b) How does Web services utilize a WSDL document?
A WSDL  document describes a Web service. It provides information that an application client needs to connect and communicate with a service.
WSDL defines three things about a Web service. It defines what the service does, how it communicates, and where to find it. The various parts of a Web service description can be separated into multiple documents to provide more flexibility and to increase reusability. These parts are as follows:
- The "what" part of a WSDL document, called a portType, defines the abstract interface of the Web service. It specifies what operations the service supports, and it defines the format of the messages that the applications must exchange to perform each operation.
- The "how" part of a WSDL document, called a binding, maps an abstract interface to a concrete set of protocols. The binding specifies the technical details of how to communicate with a Web service. It indicates how the input and output messages defined in the abstract interface should be packaged into a message, and it specifies what communication protocols the Web service supports. The binding also specifies how to pass system-level information, such as security credentials or transaction identifiers, with the message. A WSDL document may define multiple bindings for the same abstract interface.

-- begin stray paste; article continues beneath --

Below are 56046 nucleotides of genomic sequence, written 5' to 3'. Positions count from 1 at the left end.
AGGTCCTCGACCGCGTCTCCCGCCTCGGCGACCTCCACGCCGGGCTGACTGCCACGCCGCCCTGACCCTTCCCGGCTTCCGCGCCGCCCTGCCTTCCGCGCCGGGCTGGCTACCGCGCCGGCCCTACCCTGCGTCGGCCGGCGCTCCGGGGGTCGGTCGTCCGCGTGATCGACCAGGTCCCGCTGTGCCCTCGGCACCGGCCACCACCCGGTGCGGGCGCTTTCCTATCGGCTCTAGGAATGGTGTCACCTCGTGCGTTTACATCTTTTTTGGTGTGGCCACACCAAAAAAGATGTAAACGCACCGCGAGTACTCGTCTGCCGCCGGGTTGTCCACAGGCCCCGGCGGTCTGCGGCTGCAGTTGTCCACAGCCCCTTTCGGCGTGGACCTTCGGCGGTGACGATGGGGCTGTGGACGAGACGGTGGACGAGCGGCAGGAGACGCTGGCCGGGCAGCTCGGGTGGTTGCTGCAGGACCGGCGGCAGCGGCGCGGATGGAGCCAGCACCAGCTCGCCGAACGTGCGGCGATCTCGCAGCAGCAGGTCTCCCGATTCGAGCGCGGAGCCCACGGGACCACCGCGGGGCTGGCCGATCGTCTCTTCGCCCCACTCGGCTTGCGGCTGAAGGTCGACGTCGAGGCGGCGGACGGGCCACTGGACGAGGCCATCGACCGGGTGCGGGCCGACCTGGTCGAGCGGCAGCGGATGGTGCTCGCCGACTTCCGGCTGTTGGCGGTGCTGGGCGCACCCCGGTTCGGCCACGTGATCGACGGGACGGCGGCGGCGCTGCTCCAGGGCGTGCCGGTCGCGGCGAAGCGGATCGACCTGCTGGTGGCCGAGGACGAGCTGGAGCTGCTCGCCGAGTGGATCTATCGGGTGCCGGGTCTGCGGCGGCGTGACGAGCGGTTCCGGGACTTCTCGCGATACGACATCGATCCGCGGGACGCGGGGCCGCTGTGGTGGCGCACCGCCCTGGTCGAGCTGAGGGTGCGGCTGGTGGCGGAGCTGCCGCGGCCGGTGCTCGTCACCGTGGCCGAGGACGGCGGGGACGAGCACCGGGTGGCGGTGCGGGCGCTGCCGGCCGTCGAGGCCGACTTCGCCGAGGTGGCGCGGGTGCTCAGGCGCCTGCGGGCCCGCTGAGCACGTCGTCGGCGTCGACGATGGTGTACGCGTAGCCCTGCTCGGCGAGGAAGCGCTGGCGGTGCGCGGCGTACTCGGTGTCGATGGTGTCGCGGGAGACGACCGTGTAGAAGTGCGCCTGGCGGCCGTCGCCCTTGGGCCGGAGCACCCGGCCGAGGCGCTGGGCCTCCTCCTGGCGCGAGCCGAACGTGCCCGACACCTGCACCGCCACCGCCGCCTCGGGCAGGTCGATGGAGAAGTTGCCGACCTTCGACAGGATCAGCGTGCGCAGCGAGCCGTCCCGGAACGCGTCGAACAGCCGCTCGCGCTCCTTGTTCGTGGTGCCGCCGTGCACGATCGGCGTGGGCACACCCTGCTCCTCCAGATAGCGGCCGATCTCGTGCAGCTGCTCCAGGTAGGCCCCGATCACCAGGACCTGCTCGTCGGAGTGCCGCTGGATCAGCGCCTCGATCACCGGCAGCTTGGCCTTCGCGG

- The "where" part of a WSDL document, called a service, describes a specific Web service implementation. A Web service implementation can support one or more portTypes, each with one or more bindings. Each implementation binding, called a port, specifies an endpoint, which is the URL of the service. A business might offer multiple endpoints to a particular service, each implementing a different binding to support multiple protocols.
WSDL is the basis of most Web services development tools. WSDL is a machine-readable description, which a developer can compile into a communication routine, called a proxy. The proxy contains application code that constructs the messages and manages the communication on behalf of the client application. The proxy automatically maps the XML message structures into native language objects that can be directly manipulated by the application. The proxy frees the developer from having to understand and manipulate XML. Web Services Description Language .
This was first published in June 2004